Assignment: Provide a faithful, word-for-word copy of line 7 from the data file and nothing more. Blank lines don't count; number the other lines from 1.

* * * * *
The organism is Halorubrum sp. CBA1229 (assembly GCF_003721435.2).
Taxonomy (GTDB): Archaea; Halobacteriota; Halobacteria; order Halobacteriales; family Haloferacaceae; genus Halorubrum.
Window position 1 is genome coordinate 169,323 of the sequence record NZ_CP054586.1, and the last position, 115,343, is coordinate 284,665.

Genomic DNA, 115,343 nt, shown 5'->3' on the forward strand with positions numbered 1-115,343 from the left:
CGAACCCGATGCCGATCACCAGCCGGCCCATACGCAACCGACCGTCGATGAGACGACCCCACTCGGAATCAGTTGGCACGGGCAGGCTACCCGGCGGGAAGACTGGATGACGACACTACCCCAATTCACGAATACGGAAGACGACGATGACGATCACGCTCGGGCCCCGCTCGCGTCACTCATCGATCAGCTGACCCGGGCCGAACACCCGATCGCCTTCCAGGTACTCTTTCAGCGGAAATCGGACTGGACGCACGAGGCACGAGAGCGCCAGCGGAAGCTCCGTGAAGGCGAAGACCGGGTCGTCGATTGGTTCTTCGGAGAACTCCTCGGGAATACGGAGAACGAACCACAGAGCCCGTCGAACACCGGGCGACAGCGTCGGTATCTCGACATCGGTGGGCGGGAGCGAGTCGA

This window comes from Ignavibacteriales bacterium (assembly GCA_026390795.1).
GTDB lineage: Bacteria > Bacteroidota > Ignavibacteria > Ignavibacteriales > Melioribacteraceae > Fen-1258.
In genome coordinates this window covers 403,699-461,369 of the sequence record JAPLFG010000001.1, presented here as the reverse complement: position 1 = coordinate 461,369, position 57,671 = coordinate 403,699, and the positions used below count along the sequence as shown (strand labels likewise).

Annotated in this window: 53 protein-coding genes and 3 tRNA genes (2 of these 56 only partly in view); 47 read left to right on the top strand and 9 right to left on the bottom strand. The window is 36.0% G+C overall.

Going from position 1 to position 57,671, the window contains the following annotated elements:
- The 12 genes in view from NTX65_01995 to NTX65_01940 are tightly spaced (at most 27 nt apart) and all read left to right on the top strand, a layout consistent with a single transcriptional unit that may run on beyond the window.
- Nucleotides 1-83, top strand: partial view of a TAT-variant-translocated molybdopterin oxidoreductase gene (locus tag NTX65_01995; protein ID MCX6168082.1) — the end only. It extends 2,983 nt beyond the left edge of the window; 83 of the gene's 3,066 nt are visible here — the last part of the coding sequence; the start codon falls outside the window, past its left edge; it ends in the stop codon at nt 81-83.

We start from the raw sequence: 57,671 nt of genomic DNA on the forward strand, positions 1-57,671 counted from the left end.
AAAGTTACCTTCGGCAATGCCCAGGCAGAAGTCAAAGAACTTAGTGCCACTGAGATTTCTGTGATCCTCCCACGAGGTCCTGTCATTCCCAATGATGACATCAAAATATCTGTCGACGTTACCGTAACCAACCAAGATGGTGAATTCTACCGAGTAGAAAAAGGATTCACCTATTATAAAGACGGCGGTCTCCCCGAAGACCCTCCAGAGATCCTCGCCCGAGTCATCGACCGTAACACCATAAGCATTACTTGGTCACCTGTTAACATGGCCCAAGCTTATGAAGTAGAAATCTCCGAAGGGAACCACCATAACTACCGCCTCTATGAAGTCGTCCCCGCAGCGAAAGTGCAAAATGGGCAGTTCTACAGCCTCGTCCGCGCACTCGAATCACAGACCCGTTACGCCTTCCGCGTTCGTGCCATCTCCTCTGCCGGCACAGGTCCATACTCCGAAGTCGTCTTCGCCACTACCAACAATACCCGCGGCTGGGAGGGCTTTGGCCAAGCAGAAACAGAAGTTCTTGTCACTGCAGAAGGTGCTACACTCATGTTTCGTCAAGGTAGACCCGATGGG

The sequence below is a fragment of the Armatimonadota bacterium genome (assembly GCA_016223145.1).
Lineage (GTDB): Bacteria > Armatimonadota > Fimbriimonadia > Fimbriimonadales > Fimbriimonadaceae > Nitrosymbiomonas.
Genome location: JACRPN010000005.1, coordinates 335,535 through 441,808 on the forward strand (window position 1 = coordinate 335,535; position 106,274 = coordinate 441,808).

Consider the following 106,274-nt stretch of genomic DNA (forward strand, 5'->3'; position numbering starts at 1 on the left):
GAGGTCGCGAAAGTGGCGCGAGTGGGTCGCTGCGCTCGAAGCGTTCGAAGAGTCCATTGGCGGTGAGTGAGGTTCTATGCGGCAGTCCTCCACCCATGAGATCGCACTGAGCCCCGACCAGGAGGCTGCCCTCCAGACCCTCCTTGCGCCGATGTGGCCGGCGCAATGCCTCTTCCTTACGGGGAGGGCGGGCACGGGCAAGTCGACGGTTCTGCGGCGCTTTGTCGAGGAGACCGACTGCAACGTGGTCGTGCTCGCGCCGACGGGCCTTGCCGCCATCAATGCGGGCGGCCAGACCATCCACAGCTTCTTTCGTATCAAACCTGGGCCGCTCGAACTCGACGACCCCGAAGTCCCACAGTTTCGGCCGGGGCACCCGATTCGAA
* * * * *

GTDB lineage: Bacteria > Bacteroidota > Ignavibacteria > Ignavibacteriales > Melioribacteraceae > Fen-1258.